Are you an idea killer?
Do you tell people you think "out of the box" in concept, but then in practice unintentionally squelch great ideas before they germinate - or don't give the flames the oxygen they need?
With all the publicity given to those who innovate, there are academics studying why ideas don't see the light of day. Wharton's Jennifer Mueller, for example, published a study last year studying why businesses desire innovation, but reject creative ideas - thus effectively blocking corporate creativity.
Why is the corner office reluctant to nurture those who bring ideas to life - to recognize that innovation is by definition the act of breaking corporate patterns? According to Mueller, two hurdles emerge: the mindset of the organization and the fact that creative ideas don't have baked-in metrics or data to back them up. This results in a "how/best" mindset to make the best decision quickly so you don't go down the wrong path - but as anyone who has explored a major city or your local state park knows... sometimes the wrong path brings the most beautiful outlook.
A recent Harvard Business Review article by David Burkus suggests that "it's not an idea problem; it's a recognition problem." Companies must develop a "democratization of recognition" that shifts the approval process away from one decision-maker to many - increasing support, decreasing the likelihood that good ideas are killed in the corner office.
We need to develop a tolerance for creativity, and be mindful of a bias against creativity in favor of safer, calculated risks - a leadership skill that needs nurturing in today's society fixated on being the best, the most successful, and the most knowledgeable all the time. It's heartening to see funding coming back to the arts, and to see the art of creativity taking a seat in today's classrooms, from tots in primary schools through future leaders on college campuses and vocational schools nationwide. If innovation is the main dish on the menu, failure is as natural as a side of fries.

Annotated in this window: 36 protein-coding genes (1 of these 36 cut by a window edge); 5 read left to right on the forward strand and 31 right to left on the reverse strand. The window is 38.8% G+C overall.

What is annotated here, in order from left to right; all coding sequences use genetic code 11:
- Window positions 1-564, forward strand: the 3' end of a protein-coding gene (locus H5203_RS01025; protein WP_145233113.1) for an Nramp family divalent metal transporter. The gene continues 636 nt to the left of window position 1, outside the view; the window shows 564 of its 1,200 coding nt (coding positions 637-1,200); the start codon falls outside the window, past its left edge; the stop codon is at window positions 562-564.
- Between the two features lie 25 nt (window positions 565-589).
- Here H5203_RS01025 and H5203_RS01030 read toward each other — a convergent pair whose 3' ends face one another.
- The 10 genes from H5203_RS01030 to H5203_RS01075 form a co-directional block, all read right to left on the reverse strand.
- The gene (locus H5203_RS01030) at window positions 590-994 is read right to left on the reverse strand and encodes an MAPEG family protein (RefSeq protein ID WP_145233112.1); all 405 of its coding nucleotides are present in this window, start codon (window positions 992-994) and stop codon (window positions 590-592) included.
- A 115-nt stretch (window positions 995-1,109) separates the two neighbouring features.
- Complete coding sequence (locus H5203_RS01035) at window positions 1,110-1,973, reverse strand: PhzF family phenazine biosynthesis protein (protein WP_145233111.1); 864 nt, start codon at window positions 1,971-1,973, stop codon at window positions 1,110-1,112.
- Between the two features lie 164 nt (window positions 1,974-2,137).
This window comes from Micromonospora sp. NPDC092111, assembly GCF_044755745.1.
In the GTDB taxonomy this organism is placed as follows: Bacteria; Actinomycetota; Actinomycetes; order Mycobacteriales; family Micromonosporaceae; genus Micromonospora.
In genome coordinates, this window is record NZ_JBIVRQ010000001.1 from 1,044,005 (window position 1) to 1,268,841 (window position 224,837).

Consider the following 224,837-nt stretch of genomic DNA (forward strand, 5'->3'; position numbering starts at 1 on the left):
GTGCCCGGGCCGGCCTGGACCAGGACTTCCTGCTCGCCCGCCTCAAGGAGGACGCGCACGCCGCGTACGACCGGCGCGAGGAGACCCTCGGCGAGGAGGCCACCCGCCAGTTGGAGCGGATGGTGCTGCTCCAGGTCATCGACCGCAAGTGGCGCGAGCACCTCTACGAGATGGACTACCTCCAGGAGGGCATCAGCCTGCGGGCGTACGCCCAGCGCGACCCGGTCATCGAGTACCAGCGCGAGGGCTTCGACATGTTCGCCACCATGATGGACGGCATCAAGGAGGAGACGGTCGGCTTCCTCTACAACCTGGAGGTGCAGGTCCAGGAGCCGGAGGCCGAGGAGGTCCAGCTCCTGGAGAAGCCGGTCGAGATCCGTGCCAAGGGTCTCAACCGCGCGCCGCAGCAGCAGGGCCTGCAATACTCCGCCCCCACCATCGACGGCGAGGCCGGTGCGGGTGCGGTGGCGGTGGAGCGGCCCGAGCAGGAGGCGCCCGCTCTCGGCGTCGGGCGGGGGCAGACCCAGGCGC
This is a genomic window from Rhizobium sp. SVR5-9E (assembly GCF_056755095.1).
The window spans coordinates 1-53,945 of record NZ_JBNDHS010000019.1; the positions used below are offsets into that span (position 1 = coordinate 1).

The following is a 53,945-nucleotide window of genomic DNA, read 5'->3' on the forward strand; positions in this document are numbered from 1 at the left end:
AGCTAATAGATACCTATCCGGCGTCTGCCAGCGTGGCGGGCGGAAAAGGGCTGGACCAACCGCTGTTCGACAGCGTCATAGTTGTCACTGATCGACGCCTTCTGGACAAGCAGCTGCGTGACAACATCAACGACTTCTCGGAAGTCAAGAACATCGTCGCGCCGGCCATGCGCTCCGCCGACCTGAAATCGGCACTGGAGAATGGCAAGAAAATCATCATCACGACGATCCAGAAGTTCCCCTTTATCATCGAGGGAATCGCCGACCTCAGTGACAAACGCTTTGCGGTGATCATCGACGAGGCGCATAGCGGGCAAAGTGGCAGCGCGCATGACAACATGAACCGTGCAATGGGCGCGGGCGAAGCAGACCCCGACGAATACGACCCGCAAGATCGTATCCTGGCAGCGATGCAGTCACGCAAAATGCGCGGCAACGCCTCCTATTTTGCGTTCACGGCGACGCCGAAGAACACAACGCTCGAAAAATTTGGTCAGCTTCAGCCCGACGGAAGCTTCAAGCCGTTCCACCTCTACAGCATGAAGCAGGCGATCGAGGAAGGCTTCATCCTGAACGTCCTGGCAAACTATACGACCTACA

Winston Churchill famously said, "Success is not final, failure is not fatal: it is the courage to continue that counts." Those of us in creative fields know there are no secrets to success, no immunization against failure. Corporate leaders may also heed Churchill's rallying cry against corporate creativity bias: "Success consists of going from failure to failure without loss of enthusiasm."
Let's embrace creativity - in all its forms - and that includes the notion that failing with great gusto is the pathway to true innovation and viable new services or products in the marketplace.